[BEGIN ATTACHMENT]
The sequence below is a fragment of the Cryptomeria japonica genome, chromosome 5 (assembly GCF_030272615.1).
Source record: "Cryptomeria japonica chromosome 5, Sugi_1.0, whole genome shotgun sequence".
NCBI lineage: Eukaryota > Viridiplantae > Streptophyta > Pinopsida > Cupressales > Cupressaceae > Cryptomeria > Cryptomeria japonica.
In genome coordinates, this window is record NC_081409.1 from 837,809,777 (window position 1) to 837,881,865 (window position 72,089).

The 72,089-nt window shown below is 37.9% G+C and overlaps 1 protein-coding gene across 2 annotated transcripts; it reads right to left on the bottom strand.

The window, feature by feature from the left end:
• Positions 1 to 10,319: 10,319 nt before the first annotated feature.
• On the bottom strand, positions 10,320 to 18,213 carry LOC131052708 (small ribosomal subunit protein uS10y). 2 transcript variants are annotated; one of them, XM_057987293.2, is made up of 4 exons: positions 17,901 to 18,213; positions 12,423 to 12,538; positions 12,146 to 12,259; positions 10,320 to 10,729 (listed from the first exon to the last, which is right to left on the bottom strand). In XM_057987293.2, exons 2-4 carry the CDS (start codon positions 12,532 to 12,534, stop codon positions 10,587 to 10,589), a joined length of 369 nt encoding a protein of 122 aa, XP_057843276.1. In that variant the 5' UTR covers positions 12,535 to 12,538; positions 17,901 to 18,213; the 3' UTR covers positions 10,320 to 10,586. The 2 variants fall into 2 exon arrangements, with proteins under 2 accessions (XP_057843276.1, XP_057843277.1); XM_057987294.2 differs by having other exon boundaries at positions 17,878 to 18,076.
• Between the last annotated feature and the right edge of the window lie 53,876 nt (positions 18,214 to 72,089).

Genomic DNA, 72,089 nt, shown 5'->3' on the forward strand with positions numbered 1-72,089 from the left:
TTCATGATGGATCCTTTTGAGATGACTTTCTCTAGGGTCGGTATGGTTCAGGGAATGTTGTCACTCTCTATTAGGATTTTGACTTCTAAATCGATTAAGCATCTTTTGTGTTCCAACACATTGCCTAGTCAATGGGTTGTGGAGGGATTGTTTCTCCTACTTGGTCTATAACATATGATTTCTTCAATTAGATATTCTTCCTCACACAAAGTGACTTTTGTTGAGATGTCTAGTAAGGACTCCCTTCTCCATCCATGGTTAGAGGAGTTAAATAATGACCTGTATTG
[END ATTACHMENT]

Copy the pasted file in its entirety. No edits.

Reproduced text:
The sequence below is a fragment of the Cryptomeria japonica genome, chromosome 5 (assembly GCF_030272615.1).
Source record: "Cryptomeria japonica chromosome 5, Sugi_1.0, whole genome shotgun sequence".
NCBI lineage: Eukaryota > Viridiplantae > Streptophyta > Pinopsida > Cupressales > Cupressaceae > Cryptomeria > Cryptomeria japonica.
In genome coordinates, this window is record NC_081409.1 from 837,809,777 (window position 1) to 837,881,865 (window position 72,089).

The 72,089-nt window shown below is 37.9% G+C and overlaps 1 protein-coding gene across 2 annotated transcripts; it reads right to left on the bottom strand.

The window, feature by feature from the left end:
• Positions 1 to 10,319: 10,319 nt before the first annotated feature.
• On the bottom strand, positions 10,320 to 18,213 carry LOC131052708 (small ribosomal subunit protein uS10y). 2 transcript variants are annotated; one of them, XM_057987293.2, is made up of 4 exons: positions 17,901 to 18,213; positions 12,423 to 12,538; positions 12,146 to 12,259; positions 10,320 to 10,729 (listed from the first exon to the last, which is right to left on the bottom strand). In XM_057987293.2, exons 2-4 carry the CDS (start codon positions 12,532 to 12,534, stop codon positions 10,587 to 10,589), a joined length of 369 nt encoding a protein of 122 aa, XP_057843276.1. In that variant the 5' UTR covers positions 12,535 to 12,538; positions 17,901 to 18,213; the 3' UTR covers positions 10,320 to 10,586. The 2 variants fall into 2 exon arrangements, with proteins under 2 accessions (XP_057843276.1, XP_057843277.1); XM_057987294.2 differs by having other exon boundaries at positions 17,878 to 18,076.
• Between the last annotated feature and the right edge of the window lie 53,876 nt (positions 18,214 to 72,089).

Genomic DNA, 72,089 nt, shown 5'->3' on the forward strand with positions numbered 1-72,089 from the left:
TTCATGATGGATCCTTTTGAGATGACTTTCTCTAGGGTCGGTATGGTTCAGGGAATGTTGTCACTCTCTATTAGGATTTTGACTTCTAAATCGATTAAGCATCTTTTGTGTTCCAACACATTGCCTAGTCAATGGGTTGTGGAGGGATTGTTTCTCCTACTTGGTCTATAACATATGATTTCTTCAATTAGATATTCTTCCTCACACAAAGTGACTTTTGTTGAGATGTCTAGTAAGGACTCCCTTCTCCATCCATGGTTAGAGGAGTTAAATAATGACCTGTATTG